04:01:12 pm on
Tuesday 28 Sep 2021

A Little Help
AJ Robinson

Just the other day my wife Jo Ann and I worked on a little household project. We’ve been doing some remodelling to our townhome, moving some items around and changing the kitchen. The original layout was rather tight and confining; a 1980s design.

Talk of a tiny pantry.

Oh, and the pantry was practically criminal. Talk of tiny. You could hardly swing a cat in the pantry

We hired a local contractor to do some of the work, the heavy lifting, so to speak. Then we decided to save some money by taking care of some items. One of those tasks was the painting.

A few days ago the contractor told us the kitchen was ready for painting. We spent Saturday and Sunday preparing. We sanded and primed; we put painter’s tape on all the vital edges, as we didn’t want paint on the new granite counters.

Then it was time to start painting. These days painting is much easier than years ago. I can well remember the troubles we had trying to keep the paint well-mixed and pour it into a pan without making a mess, doing the cleanup, keeping the brushes and rollers clean, and so on; just getting the drop cloth to stay put was a major trial.

This time, we had plastic sheeting down. As for pouring, the lids now come with an attachable spout. Talk of convenient.

We filled a couple small cups and a roller pan and set to work. Our differences in height were most helpful. Jo got the places down low, until her back gave out; I did the edging along the ceiling and worked down from there.

We even had a special roller for edging along the ceiling. Talk of awesome. As I worked, I could swear the effort became quite the family affair.

In memories, those that are gone still help.

I heard whispers from the past. My dad was there to remind me to wipe my brush, get that excess off the bristles so I wouldn’t get any drips. He told a couple of his stories about helping his father touch up the eaves on his cottage.

Grandfather was always so good about documentation. He had a little book where he recorded everything he did for the old place: date, work he did, what he used and the cost. I chuckled to think about how cheap some of his supplies all those years ago.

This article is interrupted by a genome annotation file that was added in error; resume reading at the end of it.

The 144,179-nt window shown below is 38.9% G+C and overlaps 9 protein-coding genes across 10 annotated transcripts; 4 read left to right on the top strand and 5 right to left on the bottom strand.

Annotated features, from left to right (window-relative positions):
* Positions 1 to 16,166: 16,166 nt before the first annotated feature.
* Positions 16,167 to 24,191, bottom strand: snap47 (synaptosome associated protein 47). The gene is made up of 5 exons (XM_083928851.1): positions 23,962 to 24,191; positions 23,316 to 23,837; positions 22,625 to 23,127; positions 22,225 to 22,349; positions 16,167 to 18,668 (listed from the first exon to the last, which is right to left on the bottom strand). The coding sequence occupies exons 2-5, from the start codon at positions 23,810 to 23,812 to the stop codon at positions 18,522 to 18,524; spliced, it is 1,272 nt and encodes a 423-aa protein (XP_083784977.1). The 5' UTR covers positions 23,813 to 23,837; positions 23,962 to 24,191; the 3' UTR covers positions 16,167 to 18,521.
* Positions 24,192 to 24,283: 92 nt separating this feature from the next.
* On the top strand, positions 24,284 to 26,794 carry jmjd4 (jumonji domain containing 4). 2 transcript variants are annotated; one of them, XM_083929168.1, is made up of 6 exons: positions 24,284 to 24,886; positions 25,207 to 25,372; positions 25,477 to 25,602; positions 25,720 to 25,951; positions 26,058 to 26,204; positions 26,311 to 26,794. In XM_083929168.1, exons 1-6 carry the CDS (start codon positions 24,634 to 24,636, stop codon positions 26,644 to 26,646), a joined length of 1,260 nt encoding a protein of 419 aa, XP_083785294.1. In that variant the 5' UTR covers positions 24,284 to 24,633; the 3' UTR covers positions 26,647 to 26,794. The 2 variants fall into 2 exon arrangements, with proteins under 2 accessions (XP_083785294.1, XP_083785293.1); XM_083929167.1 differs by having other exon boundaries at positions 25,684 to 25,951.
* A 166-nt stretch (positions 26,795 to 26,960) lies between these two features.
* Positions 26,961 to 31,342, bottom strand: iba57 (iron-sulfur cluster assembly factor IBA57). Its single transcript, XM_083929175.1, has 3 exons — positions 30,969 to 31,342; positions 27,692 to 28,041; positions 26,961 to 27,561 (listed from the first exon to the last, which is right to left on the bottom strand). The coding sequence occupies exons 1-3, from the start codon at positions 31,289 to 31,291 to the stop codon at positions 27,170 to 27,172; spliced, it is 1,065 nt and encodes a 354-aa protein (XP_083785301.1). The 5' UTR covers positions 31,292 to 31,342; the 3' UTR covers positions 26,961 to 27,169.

With the painting, grandfather even listed the exact colour. Mind you, these days the paint spectrum has gotten much bigger. It’s downright silly how many shades of every colour you can get.

As for brother Greg, he told me to be sure to get good coverage, watch out for streaks and lines and that a second coat was always best to ensure things looked nice and clean. Brother Steve was there to tell me the right way to hold the brush, how best to sit on the stool and the truly correct method to rinse our brushes. When I told Jo Ann that last bit she laughed; yes, that’s what Steve would always do.

I felt an especially strong surge of pride when I looked the kitchen over on Sunday night. Yes, the walls had some bumps and wrinkles, but that was due to the underlying construction. The paint job was second to none, at least in my humble opinion.

This morning, standing at the stove to cook my scrambled eggs, I smiled to look over the room. Yes, it still needs a lot of work: cabinet doors and flooring. It’s coming along nicely. Though.

Another voice guided me.

Oh, and as I made my breakfast, I heard another soft voice whisper to me. My mom was there to make sure I didn’t burn anything; ate everything on my plate, took my vitamins and cleaned up my mess when I was done. So long as I hear those sweet voices, I know my family is always close. In memories, those that are gone still help. May it always be so.

Combining the gimlet-eye, of Philip Roth, with the precisive mind of Lionel Trilling, AJ Robinson writes about what goes bump in the mind, of 21st century adults. Raised in Boston, with summers on Martha's Vineyard, AJ now lives in Florida. Working, again, as an engineeer, after years out of the field due to 2009 recession and slow recovery, Robinson finds time to write. His liberal, note the small "l," sensibilities often lead to bouts of righteous indignation, well focused and true. His teen vampire adventure novel, "Vampire Vendetta," will publish in 2020. Robinson continues to write books, screenplays and teleplays and keeps hoping for that big break.

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